Someone once asked me “Have you gained weight? You look big.” Another said “I’m just being honest, I don’t like you.” Perhaps you’ve heard someone say “I’m just telling it like it is.” Is honesty always the best policy? Honest or not, these comments reflect lack of a social filter. Knowing when and how to be honest is key to relationship success.
Rotary International balances honesty and relationship success with their Four Way Test of the things we say or do. 1. Is it the truth? 2. Is it fair to all concerned? 3. Will it build Goodwill and Better Friendships? 4. Will it be beneficial to all concerned?
Discern between truth and opinion. Many of our “honest” thoughts are more founded in opinion than fact. For example, you might find someone stupid while others find them reflective. You might find something ugly while others find it creative. You may think someone is demanding while others appreciate their assertiveness.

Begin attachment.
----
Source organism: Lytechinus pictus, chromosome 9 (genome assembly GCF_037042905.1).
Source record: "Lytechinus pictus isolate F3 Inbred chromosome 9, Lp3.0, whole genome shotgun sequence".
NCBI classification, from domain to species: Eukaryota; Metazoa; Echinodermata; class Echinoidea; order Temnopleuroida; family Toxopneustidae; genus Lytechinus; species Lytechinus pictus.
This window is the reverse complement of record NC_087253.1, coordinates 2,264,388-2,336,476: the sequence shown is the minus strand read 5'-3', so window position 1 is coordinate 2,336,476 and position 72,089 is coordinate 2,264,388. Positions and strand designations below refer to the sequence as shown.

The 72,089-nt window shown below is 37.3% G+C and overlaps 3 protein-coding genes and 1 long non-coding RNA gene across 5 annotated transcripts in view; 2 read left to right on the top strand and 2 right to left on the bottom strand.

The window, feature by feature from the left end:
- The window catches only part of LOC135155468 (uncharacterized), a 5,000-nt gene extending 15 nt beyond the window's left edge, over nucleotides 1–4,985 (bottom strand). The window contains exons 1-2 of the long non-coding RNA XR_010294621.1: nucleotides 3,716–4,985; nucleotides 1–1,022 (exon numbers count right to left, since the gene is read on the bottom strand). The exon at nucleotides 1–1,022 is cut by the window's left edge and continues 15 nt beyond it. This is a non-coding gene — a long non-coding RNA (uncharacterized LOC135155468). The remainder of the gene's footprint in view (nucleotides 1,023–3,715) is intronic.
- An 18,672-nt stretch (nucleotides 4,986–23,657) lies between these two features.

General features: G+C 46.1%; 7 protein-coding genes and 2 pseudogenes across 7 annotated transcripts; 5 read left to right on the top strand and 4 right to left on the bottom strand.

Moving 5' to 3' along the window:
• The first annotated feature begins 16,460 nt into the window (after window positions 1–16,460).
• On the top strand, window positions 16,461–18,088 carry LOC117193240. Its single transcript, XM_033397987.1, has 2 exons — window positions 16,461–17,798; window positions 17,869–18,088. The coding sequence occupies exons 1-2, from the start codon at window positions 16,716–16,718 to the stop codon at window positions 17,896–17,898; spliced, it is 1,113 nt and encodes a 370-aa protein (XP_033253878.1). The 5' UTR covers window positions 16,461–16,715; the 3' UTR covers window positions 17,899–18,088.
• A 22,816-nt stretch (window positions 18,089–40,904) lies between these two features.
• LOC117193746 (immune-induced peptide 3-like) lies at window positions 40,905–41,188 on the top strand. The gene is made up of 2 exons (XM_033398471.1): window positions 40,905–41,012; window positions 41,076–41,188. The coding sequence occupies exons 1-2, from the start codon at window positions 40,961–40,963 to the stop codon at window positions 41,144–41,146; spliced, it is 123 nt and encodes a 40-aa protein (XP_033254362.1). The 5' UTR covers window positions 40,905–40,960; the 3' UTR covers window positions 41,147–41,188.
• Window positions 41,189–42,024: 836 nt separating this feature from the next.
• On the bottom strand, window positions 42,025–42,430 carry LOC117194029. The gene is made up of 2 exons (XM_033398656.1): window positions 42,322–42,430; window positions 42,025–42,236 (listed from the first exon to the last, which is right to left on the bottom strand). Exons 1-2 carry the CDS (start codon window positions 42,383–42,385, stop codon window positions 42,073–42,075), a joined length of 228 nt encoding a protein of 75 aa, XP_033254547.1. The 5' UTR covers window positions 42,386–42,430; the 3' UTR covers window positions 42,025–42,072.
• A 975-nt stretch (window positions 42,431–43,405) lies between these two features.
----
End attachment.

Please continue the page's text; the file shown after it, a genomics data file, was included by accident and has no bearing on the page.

Brutal honesty has no place in personal relationships. Cruelty often masquerades as honesty. Honesty can wipe out love, affection and trust. On the other hand, open and kind communication will bring about greater understanding and closeness.
There are times when the best course of action is to withhold your thoughts. Not every thought that comes to mind needs to come out of your mouth. And sometimes white lies are kinder than your judgement: “No, that dress doesn’t make your butt look big.”
Honesty is sometimes less important than kindness.